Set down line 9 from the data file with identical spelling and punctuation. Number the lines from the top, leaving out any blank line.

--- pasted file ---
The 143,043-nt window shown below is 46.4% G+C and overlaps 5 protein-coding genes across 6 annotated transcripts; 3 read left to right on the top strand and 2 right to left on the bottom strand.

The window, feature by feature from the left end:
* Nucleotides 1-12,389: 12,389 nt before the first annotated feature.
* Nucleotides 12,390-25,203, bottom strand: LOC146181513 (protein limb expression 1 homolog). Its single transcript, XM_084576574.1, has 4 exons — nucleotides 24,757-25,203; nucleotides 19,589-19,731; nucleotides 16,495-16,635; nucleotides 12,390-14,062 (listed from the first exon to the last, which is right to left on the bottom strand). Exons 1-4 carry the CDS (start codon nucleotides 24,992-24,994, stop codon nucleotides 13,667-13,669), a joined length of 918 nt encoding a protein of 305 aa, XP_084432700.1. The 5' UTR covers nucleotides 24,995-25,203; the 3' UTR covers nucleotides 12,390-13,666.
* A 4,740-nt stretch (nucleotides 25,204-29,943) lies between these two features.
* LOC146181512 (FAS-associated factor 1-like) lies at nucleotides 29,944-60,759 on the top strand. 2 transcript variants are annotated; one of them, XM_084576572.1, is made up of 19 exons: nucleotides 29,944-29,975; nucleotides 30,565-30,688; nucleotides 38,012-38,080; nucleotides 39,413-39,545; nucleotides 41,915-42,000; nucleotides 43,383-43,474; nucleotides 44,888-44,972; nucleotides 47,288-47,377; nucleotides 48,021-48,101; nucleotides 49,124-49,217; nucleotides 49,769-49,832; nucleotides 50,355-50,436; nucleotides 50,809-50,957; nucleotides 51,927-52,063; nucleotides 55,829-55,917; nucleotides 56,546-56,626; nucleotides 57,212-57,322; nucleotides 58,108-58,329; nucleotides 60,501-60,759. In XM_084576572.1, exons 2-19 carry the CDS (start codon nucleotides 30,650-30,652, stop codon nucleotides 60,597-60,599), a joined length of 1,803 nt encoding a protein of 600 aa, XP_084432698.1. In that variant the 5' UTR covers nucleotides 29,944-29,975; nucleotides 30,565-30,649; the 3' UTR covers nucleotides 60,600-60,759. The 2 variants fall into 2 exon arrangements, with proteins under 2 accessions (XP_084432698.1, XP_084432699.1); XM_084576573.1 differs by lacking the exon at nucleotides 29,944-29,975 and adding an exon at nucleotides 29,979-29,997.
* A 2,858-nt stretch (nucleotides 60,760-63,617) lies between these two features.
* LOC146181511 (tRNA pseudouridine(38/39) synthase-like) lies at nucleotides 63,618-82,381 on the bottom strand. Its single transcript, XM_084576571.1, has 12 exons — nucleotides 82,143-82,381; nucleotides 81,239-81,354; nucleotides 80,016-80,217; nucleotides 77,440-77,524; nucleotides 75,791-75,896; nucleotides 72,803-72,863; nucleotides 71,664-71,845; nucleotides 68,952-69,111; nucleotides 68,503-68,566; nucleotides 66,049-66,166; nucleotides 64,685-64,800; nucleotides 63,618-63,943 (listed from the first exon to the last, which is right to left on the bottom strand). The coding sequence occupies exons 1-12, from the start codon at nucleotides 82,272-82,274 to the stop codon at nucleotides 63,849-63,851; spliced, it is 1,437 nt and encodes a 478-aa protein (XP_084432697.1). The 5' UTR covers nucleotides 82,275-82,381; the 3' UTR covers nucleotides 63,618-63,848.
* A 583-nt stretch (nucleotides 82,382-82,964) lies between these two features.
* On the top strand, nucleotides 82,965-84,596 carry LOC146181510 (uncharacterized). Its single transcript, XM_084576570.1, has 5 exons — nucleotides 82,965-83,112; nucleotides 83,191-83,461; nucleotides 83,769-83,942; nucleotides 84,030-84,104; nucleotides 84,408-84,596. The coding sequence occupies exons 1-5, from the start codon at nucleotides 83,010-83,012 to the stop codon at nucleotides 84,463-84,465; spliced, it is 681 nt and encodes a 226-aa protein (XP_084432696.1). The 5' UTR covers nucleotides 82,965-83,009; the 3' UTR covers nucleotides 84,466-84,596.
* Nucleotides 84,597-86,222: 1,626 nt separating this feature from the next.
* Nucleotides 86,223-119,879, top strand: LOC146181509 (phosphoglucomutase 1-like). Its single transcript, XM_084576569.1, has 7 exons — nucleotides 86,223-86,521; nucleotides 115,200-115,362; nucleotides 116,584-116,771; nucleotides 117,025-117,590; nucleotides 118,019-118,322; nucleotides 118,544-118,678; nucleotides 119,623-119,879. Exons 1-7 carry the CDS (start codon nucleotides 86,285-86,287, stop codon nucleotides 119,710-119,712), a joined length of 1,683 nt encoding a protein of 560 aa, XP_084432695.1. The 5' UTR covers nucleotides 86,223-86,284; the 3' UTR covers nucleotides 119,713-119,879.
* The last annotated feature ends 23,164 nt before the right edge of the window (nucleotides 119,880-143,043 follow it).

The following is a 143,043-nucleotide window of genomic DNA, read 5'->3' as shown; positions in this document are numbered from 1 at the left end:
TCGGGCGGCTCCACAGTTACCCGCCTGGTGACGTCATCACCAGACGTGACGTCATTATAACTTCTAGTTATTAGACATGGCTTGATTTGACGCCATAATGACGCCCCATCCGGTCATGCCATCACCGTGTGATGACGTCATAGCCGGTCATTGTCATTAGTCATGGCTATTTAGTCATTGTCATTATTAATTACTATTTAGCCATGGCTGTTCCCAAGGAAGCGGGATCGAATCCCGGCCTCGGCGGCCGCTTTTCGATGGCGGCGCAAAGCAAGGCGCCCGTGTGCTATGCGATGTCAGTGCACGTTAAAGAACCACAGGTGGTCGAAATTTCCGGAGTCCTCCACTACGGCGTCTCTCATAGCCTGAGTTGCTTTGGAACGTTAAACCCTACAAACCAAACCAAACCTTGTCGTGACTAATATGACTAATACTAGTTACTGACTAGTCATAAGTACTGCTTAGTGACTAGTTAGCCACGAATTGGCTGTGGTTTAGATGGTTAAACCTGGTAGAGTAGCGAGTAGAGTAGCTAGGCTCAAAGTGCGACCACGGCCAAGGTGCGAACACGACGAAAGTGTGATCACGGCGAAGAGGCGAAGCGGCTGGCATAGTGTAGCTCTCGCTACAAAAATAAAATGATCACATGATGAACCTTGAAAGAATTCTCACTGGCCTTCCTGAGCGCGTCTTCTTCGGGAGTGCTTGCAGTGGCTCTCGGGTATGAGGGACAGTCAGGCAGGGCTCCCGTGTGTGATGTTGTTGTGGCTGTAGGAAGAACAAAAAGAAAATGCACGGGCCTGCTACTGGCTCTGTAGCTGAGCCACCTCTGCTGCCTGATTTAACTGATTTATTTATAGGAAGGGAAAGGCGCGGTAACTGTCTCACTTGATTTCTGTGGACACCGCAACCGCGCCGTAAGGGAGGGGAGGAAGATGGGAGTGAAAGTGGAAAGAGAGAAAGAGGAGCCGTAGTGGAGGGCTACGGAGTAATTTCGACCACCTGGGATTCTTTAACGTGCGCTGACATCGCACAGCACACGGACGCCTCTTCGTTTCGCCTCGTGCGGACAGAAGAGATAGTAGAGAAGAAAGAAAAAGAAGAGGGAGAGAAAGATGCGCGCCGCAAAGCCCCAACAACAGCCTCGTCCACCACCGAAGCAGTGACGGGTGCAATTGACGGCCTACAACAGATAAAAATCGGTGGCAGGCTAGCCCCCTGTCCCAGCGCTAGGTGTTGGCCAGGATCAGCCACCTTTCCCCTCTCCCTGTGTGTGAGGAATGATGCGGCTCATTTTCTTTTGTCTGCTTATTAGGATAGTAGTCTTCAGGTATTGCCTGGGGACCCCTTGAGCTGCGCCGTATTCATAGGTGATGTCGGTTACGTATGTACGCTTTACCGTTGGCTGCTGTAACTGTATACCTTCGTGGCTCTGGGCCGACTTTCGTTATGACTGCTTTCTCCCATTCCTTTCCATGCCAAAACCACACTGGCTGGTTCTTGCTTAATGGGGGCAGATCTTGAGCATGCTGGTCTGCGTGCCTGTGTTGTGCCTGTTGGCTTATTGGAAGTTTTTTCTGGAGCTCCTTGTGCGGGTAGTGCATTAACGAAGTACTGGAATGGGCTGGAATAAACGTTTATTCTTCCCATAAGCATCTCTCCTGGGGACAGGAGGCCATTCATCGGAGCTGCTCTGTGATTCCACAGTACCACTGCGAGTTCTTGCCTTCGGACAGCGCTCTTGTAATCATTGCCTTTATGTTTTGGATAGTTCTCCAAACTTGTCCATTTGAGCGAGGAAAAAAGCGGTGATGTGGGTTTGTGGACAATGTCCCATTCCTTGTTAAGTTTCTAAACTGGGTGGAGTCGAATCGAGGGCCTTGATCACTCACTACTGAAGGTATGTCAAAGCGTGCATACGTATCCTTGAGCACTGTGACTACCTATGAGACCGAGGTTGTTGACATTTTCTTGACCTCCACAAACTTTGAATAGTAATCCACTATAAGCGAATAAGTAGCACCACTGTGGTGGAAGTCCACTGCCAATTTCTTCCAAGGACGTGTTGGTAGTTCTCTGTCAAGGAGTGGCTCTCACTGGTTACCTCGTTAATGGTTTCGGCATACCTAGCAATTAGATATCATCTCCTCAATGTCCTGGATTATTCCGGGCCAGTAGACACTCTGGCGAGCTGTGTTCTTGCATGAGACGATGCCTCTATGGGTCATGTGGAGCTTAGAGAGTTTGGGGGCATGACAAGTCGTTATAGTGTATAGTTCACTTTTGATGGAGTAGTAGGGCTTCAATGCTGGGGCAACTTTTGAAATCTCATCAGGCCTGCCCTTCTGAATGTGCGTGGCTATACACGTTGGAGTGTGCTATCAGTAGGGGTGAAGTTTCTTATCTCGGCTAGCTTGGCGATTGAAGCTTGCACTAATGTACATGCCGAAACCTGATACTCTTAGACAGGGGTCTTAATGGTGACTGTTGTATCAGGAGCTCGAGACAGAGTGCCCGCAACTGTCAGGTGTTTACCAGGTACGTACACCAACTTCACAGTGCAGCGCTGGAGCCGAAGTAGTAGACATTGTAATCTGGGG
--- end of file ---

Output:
* A 583-nt stretch (nucleotides 82,382-82,964) lies between these two features.